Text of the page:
If your monthly Facebook traffic brings in $100 in revenue for one month, and your Facebook page obtained 300 Likes in said month, then each Like is worth $0.33. Immediately, this broad formula is questionable as a performance metric because of what it implies: that each person that Liked the page actually bought something.
This formula does give a business something concrete to work with. It can be considered a dollar value for each Like – if not an actual dollar value, then a representative value. This new value can now be used as a reference point for some marketing performance tweaks based on a particular marketing campaign.
To further add to the issue however, as we mentioned earlier, viral content is what really drives social engagement. For Facebook, the measure of “virality” is EdgeRank. EdgeRank is the score that dictates when a certain Facebook post will stay at the top of any given user’s News Feed. The EdgeRank formula, according to WordTracker, is:
EdgeRank = Affinity – Weight – Decay
Affinity is how close the user is to the source of the Facebook post. Based on affinity alone, a post from a good friend, a spouse, or a family member should always feature prominently in a user’s News Feed. Weight is the significance of the post type and user actions attributed to it. Different types of posts have different weights (video, pictures, text, links, etc), and different user actions give different additional weights to the post (comments, Likes, Shares).
So, given that photo uploads “weigh” heavier than plain text status updates, they will be more prominently featured. The comments, Likes and Shares on a post are also factored into its weight. Lastly, decay pertains to the time of posting, and how long ago the post was most relevant. Updates posted hours ago will be pushed down the News Feed by newer posts.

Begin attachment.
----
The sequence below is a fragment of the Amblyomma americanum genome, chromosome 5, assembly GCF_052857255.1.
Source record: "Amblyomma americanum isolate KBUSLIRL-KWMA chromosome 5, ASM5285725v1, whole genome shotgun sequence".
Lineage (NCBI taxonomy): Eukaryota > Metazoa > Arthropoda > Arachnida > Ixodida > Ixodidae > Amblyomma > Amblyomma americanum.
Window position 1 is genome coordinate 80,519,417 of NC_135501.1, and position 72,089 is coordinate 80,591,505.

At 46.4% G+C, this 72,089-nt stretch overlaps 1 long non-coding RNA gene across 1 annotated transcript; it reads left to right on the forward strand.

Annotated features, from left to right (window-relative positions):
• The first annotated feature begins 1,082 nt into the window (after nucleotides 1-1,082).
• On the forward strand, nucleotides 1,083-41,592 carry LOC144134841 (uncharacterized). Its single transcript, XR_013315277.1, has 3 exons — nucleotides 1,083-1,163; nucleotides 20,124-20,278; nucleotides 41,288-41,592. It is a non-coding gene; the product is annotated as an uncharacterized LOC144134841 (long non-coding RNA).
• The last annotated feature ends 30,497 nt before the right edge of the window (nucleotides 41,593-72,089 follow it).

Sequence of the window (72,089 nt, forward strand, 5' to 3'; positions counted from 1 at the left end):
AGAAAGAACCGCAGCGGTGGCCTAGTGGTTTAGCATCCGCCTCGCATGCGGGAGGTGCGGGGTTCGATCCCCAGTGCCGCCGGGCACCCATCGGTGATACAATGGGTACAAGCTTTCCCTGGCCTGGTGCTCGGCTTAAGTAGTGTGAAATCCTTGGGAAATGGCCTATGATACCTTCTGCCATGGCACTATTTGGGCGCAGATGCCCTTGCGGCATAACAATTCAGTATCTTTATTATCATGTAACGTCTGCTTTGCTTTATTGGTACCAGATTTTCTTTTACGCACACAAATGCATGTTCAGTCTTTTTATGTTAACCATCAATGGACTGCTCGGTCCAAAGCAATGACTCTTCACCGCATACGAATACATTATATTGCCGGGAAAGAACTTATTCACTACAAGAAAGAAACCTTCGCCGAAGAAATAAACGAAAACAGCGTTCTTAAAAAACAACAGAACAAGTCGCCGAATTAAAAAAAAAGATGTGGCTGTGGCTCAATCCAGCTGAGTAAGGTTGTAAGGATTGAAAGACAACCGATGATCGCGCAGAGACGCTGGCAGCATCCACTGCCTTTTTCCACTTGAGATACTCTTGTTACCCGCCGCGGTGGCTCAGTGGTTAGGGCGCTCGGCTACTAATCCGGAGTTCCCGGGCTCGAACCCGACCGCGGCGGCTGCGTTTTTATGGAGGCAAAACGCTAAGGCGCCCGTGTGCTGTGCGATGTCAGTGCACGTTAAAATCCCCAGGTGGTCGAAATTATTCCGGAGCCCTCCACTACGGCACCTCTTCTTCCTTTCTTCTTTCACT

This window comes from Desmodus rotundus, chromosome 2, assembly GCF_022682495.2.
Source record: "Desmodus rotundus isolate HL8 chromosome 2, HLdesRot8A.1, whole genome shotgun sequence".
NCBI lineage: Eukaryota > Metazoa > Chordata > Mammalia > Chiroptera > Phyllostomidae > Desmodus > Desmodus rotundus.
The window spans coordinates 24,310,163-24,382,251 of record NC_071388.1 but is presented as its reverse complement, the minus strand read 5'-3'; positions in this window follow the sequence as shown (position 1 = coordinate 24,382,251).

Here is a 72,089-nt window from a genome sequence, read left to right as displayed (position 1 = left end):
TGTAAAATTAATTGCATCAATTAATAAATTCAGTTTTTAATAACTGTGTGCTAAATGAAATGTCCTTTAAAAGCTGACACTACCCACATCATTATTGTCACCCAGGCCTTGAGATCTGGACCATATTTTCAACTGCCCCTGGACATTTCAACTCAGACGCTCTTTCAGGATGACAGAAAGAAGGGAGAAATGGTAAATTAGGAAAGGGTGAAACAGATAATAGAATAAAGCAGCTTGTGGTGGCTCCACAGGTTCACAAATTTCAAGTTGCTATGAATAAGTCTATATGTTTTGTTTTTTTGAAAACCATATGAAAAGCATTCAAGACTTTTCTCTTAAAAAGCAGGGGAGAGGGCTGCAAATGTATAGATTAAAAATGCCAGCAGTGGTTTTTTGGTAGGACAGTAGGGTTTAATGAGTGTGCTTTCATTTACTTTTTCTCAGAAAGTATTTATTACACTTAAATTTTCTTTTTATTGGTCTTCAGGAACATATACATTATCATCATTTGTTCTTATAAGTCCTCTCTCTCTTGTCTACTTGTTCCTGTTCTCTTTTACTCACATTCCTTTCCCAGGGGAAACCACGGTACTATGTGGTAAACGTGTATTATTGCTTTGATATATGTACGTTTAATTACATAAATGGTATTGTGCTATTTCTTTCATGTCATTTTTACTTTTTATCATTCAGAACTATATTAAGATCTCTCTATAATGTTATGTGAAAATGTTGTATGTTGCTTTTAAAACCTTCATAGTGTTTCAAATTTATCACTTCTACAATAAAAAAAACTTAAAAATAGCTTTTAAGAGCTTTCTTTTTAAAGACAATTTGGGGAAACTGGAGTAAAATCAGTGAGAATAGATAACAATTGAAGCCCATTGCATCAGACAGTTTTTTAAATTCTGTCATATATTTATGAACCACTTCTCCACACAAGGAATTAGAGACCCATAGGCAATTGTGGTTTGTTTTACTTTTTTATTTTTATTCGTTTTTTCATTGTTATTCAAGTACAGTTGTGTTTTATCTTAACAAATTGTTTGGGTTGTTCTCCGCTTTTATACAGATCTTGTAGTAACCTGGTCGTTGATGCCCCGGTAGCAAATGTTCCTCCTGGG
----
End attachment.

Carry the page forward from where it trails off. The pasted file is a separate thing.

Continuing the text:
From this formula, probably the biggest factor that makes viral content is weight. Timing also helps, as peak times of posting (like in the morning or evening) will mean that more people are posting and updates might get buried under piles of other posts before more weight (comments, Likes, Shares) can come in to support it. As for affinity, people who are Fans are “closer” to a business, while second and third level markets are their friends and friends of their friends, if ever a viral post somehow reaches that far.
The most important factor: Building Community
At this point your business really must distill the information it’s received from these analytics, but what actually matters most? It doesn’t make sense to be a community of one, and if you’re always answering your own questions, then what’s the point of fans or community members. You may be offering valuable content, and even expert advice, but why not ask the community what they want to here? What tips and advice do they have for a particular need or platform that’s being discussed?
Updating your page with questions from fans shows sincerity. Crowdsourcing for tips and suggestions from your fan base can reach a higher level of engagement as it ultimately helps others in the community. It also creates a more authentic connection with the sense of having “been there, done that,” which members of your community may be able to relate.